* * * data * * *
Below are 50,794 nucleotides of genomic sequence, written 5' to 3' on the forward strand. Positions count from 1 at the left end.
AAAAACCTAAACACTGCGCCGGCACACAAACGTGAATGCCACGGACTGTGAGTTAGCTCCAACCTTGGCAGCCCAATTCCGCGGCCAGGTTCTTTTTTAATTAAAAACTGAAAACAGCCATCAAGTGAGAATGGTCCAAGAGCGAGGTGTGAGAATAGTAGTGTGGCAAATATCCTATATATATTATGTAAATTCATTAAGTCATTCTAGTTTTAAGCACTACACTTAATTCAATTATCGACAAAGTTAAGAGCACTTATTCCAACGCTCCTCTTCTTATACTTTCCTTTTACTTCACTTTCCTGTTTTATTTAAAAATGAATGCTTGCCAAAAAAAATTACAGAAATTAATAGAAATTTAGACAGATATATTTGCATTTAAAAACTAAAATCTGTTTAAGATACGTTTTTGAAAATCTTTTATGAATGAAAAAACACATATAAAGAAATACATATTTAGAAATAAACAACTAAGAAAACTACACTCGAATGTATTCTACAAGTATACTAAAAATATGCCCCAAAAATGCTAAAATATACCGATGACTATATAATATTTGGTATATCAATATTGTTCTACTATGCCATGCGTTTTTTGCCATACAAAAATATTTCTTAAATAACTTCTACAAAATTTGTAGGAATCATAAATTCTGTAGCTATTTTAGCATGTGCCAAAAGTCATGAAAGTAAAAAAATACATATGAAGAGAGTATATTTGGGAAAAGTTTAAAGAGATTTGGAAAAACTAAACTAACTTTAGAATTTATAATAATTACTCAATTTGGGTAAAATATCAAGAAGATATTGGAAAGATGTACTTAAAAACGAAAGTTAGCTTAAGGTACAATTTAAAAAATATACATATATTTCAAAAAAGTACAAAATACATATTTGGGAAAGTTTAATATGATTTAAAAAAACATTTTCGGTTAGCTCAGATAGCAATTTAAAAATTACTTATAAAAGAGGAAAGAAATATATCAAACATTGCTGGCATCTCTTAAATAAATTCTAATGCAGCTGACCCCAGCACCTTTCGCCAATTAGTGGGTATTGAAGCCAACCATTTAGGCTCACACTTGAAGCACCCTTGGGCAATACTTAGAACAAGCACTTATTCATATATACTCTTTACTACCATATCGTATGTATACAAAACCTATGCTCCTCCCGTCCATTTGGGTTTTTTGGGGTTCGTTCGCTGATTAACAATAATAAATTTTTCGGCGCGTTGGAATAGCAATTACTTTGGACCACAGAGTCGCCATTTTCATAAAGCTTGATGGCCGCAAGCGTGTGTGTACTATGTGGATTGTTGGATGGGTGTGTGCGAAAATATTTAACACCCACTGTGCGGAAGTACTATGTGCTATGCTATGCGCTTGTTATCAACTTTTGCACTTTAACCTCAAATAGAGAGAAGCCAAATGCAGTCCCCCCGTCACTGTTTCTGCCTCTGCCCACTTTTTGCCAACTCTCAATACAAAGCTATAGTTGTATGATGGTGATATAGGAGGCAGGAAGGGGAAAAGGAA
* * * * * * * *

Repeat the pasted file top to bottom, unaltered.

Below are 50,794 nucleotides of genomic sequence, written 5' to 3' on the forward strand. Positions count from 1 at the left end.
AAAAACCTAAACACTGCGCCGGCACACAAACGTGAATGCCACGGACTGTGAGTTAGCTCCAACCTTGGCAGCCCAATTCCGCGGCCAGGTTCTTTTTTAATTAAAAACTGAAAACAGCCATCAAGTGAGAATGGTCCAAGAGCGAGGTGTGAGAATAGTAGTGTGGCAAATATCCTATATATATTATGTAAATTCATTAAGTCATTCTAGTTTTAAGCACTACACTTAATTCAATTATCGACAAAGTTAAGAGCACTTATTCCAACGCTCCTCTTCTTATACTTTCCTTTTACTTCACTTTCCTGTTTTATTTAAAAATGAATGCTTGCCAAAAAAAATTACAGAAATTAATAGAAATTTAGACAGATATATTTGCATTTAAAAACTAAAATCTGTTTAAGATACGTTTTTGAAAATCTTTTATGAATGAAAAAACACATATAAAGAAATACATATTTAGAAATAAACAACTAAGAAAACTACACTCGAATGTATTCTACAAGTATACTAAAAATATGCCCCAAAAATGCTAAAATATACCGATGACTATATAATATTTGGTATATCAATATTGTTCTACTATGCCATGCGTTTTTTGCCATACAAAAATATTTCTTAAATAACTTCTACAAAATTTGTAGGAATCATAAATTCTGTAGCTATTTTAGCATGTGCCAAAAGTCATGAAAGTAAAAAAATACATATGAAGAGAGTATATTTGGGAAAAGTTTAAAGAGATTTGGAAAAACTAAACTAACTTTAGAATTTATAATAATTACTCAATTTGGGTAAAATATCAAGAAGATATTGGAAAGATGTACTTAAAAACGAAAGTTAGCTTAAGGTACAATTTAAAAAATATACATATATTTCAAAAAAGTACAAAATACATATTTGGGAAAGTTTAATATGATTTAAAAAAACATTTTCGGTTAGCTCAGATAGCAATTTAAAAATTACTTATAAAAGAGGAAAGAAATATATCAAACATTGCTGGCATCTCTTAAATAAATTCTAATGCAGCTGACCCCAGCACCTTTCGCCAATTAGTGGGTATTGAAGCCAACCATTTAGGCTCACACTTGAAGCACCCTTGGGCAATACTTAGAACAAGCACTTATTCATATATACTCTTTACTACCATATCGTATGTATACAAAACCTATGCTCCTCCCGTCCATTTGGGTTTTTTGGGGTTCGTTCGCTGATTAACAATAATAAATTTTTCGGCGCGTTGGAATAGCAATTACTTTGGACCACAGAGTCGCCATTTTCATAAAGCTTGATGGCCGCAAGCGTGTGTGTACTATGTGGATTGTTGGATGGGTGTGTGCGAAAATATTTAACACCCACTGTGCGGAAGTACTATGTGCTATGCTATGCGCTTGTTATCAACTTTTGCACTTTAACCTCAAATAGAGAGAAGCCAAATGCAGTCCCCCCGTCACTGTTTCTGCCTCTGCCCACTTTTTGCCAACTCTCAATACAAAGCTATAGTTGTATGATGGTGATATAGGAGGCAGGAAGGGGAAAAGGAA